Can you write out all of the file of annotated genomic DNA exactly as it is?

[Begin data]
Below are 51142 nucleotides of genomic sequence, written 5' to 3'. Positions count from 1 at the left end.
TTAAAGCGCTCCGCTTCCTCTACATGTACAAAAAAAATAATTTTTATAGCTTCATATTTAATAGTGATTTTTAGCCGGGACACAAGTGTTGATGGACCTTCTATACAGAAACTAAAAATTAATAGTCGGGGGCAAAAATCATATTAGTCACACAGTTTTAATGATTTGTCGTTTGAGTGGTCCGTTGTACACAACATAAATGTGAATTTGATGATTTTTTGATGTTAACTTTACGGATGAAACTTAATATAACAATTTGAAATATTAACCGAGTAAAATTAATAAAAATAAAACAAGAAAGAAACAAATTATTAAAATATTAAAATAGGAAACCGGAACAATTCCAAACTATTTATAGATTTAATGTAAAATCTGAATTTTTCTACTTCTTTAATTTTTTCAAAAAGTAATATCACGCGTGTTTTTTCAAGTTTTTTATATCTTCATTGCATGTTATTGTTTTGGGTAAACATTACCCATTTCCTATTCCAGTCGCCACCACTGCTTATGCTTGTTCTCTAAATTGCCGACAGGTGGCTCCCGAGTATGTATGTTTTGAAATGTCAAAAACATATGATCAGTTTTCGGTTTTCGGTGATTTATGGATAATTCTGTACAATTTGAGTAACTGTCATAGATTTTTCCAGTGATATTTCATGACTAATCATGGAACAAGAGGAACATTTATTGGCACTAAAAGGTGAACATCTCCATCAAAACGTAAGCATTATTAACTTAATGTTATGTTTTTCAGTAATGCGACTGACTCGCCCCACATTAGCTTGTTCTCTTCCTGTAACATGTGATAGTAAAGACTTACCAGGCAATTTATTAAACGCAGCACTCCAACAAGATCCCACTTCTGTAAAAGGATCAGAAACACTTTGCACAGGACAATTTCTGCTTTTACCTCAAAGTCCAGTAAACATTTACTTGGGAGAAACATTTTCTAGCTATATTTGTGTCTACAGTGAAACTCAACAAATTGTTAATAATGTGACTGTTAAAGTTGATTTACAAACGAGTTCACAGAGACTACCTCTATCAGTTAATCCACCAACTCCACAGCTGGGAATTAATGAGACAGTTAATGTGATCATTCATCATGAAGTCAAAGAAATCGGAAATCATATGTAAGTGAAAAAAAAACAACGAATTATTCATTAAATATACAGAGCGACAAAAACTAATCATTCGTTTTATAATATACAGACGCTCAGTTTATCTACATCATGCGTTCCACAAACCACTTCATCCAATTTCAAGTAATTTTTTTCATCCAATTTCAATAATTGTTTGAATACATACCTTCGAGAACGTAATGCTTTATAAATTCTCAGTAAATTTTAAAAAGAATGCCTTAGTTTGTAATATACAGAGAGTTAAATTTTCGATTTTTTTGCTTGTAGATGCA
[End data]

Below are 51142 nucleotides of genomic sequence, written 5' to 3'. Positions count from 1 at the left end.
TTAAAGCGCTCCGCTTCCTCTACATGTACAAAAAAAATAATTTTTATAGCTTCATATTTAATAGTGATTTTTAGCCGGGACACAAGTGTTGATGGACCTTCTATACAGAAACTAAAAATTAATAGTCGGGGGCAAAAATCATATTAGTCACACAGTTTTAATGATTTGTCGTTTGAGTGGTCCGTTGTACACAACATAAATGTGAATTTGATGATTTTTTGATGTTAACTTTACGGATGAAACTTAATATAACAATTTGAAATATTAACCGAGTAAAATTAATAAAAATAAAACAAGAAAGAAACAAATTATTAAAATATTAAAATAGGAAACCGGAACAATTCCAAACTATTTATAGATTTAATGTAAAATCTGAATTTTTCTACTTCTTTAATTTTTTCAAAAAGTAATATCACGCGTGTTTTTTCAAGTTTTTTATATCTTCATTGCATGTTATTGTTTTGGGTAAACATTACCCATTTCCTATTCCAGTCGCCACCACTGCTTATGCTTGTTCTCTAAATTGCCGACAGGTGGCTCCCGAGTATGTATGTTTTGAAATGTCAAAAACATATGATCAGTTTTCGGTTTTCGGTGATTTATGGATAATTCTGTACAATTTGAGTAACTGTCATAGATTTTTCCAGTGATATTTCATGACTAATCATGGAACAAGAGGAACATTTATTGGCACTAAAAGGTGAACATCTCCATCAAAACGTAAGCATTATTAACTTAATGTTATGTTTTTCAGTAATGCGACTGACTCGCCCCACATTAGCTTGTTCTCTTCCTGTAACATGTGATAGTAAAGACTTACCAGGCAATTTATTAAACGCAGCACTCCAACAAGATCCCACTTCTGTAAAAGGATCAGAAACACTTTGCACAGGACAATTTCTGCTTTTACCTCAAAGTCCAGTAAACATTTACTTGGGAGAAACATTTTCTAGCTATATTTGTGTCTACAGTGAAACTCAACAAATTGTTAATAATGTGACTGTTAAAGTTGATTTACAAACGAGTTCACAGAGACTACCTCTATCAGTTAATCCACCAACTCCACAGCTGGGAATTAATGAGACAGTTAATGTGATCATTCATCATGAAGTCAAAGAAATCGGAAATCATATGTAAGTGAAAAAAAAACAACGAATTATTCATTAAATATACAGAGCGACAAAAACTAATCATTCGTTTTATAATATACAGACGCTCAGTTTATCTACATCATGCGTTCCACAAACCACTTCATCCAATTTCAAGTAATTTTTTTCATCCAATTTCAATAATTGTTTGAATACATACCTTCGAGAACGTAATGCTTTATAAATTCTCAGTAAATTTTAAAAAGAATGCCTTAGTTTGTAATATACAGAGAGTTAAATTTTCGATTTTTTTGCTTGTAGATGCA